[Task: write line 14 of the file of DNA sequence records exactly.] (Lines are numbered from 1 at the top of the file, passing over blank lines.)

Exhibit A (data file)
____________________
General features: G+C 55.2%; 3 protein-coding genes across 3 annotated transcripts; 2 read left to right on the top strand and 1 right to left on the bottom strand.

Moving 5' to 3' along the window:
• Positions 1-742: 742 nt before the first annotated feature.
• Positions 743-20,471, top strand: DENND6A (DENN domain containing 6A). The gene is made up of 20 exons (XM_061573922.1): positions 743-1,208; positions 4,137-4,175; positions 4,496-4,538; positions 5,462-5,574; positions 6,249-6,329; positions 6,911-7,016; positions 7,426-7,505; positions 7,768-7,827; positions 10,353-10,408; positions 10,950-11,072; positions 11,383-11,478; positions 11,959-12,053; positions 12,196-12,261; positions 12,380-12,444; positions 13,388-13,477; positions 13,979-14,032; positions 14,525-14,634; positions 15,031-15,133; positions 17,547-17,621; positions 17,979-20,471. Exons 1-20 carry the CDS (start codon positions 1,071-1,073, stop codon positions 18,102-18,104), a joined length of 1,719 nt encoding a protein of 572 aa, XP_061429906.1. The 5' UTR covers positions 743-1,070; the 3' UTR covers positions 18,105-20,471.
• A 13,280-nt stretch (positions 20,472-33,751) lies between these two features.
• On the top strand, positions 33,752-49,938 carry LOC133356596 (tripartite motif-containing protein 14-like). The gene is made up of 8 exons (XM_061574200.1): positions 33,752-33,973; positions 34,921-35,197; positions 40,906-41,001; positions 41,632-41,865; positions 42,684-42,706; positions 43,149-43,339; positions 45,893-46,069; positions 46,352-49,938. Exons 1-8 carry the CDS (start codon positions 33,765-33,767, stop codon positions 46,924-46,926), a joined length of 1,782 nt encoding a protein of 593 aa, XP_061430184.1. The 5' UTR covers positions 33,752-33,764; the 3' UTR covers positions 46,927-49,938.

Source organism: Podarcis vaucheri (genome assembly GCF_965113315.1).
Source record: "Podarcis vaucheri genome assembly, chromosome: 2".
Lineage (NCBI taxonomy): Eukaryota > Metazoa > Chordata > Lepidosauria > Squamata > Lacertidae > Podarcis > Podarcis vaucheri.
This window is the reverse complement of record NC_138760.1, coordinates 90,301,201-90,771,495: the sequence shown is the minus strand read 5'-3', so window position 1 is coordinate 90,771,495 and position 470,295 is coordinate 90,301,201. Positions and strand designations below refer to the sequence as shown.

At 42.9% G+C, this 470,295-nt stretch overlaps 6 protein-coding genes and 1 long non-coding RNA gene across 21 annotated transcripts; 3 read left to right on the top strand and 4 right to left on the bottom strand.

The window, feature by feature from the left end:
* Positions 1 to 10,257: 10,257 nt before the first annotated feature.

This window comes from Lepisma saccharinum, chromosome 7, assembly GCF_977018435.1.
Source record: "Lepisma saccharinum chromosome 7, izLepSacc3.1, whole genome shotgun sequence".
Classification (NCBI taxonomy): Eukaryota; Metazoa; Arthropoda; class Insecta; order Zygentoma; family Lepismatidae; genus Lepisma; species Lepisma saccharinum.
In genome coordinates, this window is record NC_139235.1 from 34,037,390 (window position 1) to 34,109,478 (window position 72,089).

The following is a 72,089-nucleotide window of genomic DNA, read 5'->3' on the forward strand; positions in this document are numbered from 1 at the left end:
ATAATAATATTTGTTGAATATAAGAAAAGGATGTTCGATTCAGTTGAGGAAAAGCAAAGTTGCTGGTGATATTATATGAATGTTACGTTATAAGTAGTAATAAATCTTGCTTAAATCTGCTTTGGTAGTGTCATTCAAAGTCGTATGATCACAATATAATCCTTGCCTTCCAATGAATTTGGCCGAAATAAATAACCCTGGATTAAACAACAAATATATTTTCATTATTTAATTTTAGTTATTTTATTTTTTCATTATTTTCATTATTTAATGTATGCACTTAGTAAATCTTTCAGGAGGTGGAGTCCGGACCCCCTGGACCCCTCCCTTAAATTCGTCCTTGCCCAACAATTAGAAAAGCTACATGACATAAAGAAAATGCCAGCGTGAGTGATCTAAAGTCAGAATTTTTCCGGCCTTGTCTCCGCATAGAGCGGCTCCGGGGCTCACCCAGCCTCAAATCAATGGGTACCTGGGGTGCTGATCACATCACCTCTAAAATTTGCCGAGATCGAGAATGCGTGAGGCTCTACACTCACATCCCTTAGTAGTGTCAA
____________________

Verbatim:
This window comes from Lepisma saccharinum, chromosome 7, assembly GCF_977018435.1.